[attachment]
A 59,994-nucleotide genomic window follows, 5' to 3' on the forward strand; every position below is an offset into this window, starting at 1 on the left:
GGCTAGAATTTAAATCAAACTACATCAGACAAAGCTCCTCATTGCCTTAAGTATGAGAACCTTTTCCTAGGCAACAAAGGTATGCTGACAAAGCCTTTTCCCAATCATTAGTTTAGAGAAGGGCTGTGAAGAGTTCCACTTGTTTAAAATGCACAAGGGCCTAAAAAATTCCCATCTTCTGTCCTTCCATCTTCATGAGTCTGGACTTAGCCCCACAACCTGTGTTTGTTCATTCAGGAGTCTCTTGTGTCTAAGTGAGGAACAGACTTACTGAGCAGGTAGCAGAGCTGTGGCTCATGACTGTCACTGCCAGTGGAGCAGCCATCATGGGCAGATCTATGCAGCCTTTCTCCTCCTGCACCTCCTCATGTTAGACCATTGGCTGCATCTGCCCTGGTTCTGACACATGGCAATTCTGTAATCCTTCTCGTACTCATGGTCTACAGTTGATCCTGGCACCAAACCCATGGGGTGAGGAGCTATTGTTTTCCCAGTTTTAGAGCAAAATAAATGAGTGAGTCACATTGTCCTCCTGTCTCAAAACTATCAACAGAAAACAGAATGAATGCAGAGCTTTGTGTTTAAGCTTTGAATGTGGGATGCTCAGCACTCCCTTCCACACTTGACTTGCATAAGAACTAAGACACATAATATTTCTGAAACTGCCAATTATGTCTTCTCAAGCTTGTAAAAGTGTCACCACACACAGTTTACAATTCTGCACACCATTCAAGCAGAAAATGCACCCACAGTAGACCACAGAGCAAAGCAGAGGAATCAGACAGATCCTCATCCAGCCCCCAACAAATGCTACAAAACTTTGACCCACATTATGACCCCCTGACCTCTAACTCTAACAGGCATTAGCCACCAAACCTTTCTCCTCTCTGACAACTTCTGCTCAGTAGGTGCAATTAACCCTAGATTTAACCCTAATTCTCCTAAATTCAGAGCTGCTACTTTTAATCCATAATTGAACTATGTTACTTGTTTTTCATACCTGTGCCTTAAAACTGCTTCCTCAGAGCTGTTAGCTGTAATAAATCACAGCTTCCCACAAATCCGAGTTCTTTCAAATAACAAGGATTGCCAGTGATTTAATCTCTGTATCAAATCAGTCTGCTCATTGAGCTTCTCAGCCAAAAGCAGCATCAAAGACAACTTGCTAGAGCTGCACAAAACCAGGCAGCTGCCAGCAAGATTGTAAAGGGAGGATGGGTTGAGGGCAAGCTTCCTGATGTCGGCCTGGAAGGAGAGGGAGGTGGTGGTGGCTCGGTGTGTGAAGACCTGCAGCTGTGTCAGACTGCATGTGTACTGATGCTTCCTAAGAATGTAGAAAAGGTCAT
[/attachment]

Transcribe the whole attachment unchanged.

A 59,994-nucleotide genomic window follows, 5' to 3' on the forward strand; every position below is an offset into this window, starting at 1 on the left:
GGCTAGAATTTAAATCAAACTACATCAGACAAAGCTCCTCATTGCCTTAAGTATGAGAACCTTTTCCTAGGCAACAAAGGTATGCTGACAAAGCCTTTTCCCAATCATTAGTTTAGAGAAGGGCTGTGAAGAGTTCCACTTGTTTAAAATGCACAAGGGCCTAAAAAATTCCCATCTTCTGTCCTTCCATCTTCATGAGTCTGGACTTAGCCCCACAACCTGTGTTTGTTCATTCAGGAGTCTCTTGTGTCTAAGTGAGGAACAGACTTACTGAGCAGGTAGCAGAGCTGTGGCTCATGACTGTCACTGCCAGTGGAGCAGCCATCATGGGCAGATCTATGCAGCCTTTCTCCTCCTGCACCTCCTCATGTTAGACCATTGGCTGCATCTGCCCTGGTTCTGACACATGGCAATTCTGTAATCCTTCTCGTACTCATGGTCTACAGTTGATCCTGGCACCAAACCCATGGGGTGAGGAGCTATTGTTTTCCCAGTTTTAGAGCAAAATAAATGAGTGAGTCACATTGTCCTCCTGTCTCAAAACTATCAACAGAAAACAGAATGAATGCAGAGCTTTGTGTTTAAGCTTTGAATGTGGGATGCTCAGCACTCCCTTCCACACTTGACTTGCATAAGAACTAAGACACATAATATTTCTGAAACTGCCAATTATGTCTTCTCAAGCTTGTAAAAGTGTCACCACACACAGTTTACAATTCTGCACACCATTCAAGCAGAAAATGCACCCACAGTAGACCACAGAGCAAAGCAGAGGAATCAGACAGATCCTCATCCAGCCCCCAACAAATGCTACAAAACTTTGACCCACATTATGACCCCCTGACCTCTAACTCTAACAGGCATTAGCCACCAAACCTTTCTCCTCTCTGACAACTTCTGCTCAGTAGGTGCAATTAACCCTAGATTTAACCCTAATTCTCCTAAATTCAGAGCTGCTACTTTTAATCCATAATTGAACTATGTTACTTGTTTTTCATACCTGTGCCTTAAAACTGCTTCCTCAGAGCTGTTAGCTGTAATAAATCACAGCTTCCCACAAATCCGAGTTCTTTCAAATAACAAGGATTGCCAGTGATTTAATCTCTGTATCAAATCAGTCTGCTCATTGAGCTTCTCAGCCAAAAGCAGCATCAAAGACAACTTGCTAGAGCTGCACAAAACCAGGCAGCTGCCAGCAAGATTGTAAAGGGAGGATGGGTTGAGGGCAAGCTTCCTGATGTCGGCCTGGAAGGAGAGGGAGGTGGTGGTGGCTCGGTGTGTGAAGACCTGCAGCTGTGTCAGACTGCATGTGTACTGATGCTTCCTAAGAATGTAGAAAAGGTCAT